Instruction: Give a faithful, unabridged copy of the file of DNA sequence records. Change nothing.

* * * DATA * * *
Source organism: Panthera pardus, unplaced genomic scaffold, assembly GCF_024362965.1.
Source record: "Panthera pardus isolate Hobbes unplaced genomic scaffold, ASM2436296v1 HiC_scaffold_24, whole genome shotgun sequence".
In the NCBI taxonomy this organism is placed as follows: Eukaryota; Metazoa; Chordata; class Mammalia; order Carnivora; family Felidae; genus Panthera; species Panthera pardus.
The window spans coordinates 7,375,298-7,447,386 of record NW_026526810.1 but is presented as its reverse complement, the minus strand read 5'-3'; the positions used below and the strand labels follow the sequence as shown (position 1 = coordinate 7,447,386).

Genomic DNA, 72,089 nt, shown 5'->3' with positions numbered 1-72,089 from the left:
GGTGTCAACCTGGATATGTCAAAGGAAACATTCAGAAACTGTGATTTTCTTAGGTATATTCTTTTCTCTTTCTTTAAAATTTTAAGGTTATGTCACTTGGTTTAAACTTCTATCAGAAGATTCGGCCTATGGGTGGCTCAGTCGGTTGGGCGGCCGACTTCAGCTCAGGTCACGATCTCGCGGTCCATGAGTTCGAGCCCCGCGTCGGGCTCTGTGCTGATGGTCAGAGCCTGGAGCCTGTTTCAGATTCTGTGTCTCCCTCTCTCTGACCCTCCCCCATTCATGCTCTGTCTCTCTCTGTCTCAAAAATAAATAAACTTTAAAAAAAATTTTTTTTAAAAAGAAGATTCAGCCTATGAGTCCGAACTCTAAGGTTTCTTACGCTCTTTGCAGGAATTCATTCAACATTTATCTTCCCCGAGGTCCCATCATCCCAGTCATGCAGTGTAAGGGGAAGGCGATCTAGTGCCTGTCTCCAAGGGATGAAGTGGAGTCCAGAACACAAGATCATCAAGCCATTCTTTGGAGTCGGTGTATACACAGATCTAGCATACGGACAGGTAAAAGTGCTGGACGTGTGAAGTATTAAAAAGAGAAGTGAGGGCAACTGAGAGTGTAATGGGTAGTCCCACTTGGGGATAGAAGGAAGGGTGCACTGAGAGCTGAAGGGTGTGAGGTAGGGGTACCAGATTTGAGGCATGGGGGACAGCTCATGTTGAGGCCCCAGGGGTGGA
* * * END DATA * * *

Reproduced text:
Source organism: Panthera pardus, unplaced genomic scaffold, assembly GCF_024362965.1.
Source record: "Panthera pardus isolate Hobbes unplaced genomic scaffold, ASM2436296v1 HiC_scaffold_24, whole genome shotgun sequence".
In the NCBI taxonomy this organism is placed as follows: Eukaryota; Metazoa; Chordata; class Mammalia; order Carnivora; family Felidae; genus Panthera; species Panthera pardus.
The window spans coordinates 7,375,298-7,447,386 of record NW_026526810.1 but is presented as its reverse complement, the minus strand read 5'-3'; the positions used below and the strand labels follow the sequence as shown (position 1 = coordinate 7,447,386).

Genomic DNA, 72,089 nt, shown 5'->3' with positions numbered 1-72,089 from the left:
GGTGTCAACCTGGATATGTCAAAGGAAACATTCAGAAACTGTGATTTTCTTAGGTATATTCTTTTCTCTTTCTTTAAAATTTTAAGGTTATGTCACTTGGTTTAAACTTCTATCAGAAGATTCGGCCTATGGGTGGCTCAGTCGGTTGGGCGGCCGACTTCAGCTCAGGTCACGATCTCGCGGTCCATGAGTTCGAGCCCCGCGTCGGGCTCTGTGCTGATGGTCAGAGCCTGGAGCCTGTTTCAGATTCTGTGTCTCCCTCTCTCTGACCCTCCCCCATTCATGCTCTGTCTCTCTCTGTCTCAAAAATAAATAAACTTTAAAAAAAATTTTTTTTAAAAAGAAGATTCAGCCTATGAGTCCGAACTCTAAGGTTTCTTACGCTCTTTGCAGGAATTCATTCAACATTTATCTTCCCCGAGGTCCCATCATCCCAGTCATGCAGTGTAAGGGGAAGGCGATCTAGTGCCTGTCTCCAAGGGATGAAGTGGAGTCCAGAACACAAGATCATCAAGCCATTCTTTGGAGTCGGTGTATACACAGATCTAGCATACGGACAGGTAAAAGTGCTGGACGTGTGAAGTATTAAAAAGAGAAGTGAGGGCAACTGAGAGTGTAATGGGTAGTCCCACTTGGGGATAGAAGGAAGGGTGCACTGAGAGCTGAAGGGTGTGAGGTAGGGGTACCAGATTTGAGGCATGGGGGACAGCTCATGTTGAGGCCCCAGGGGTGGA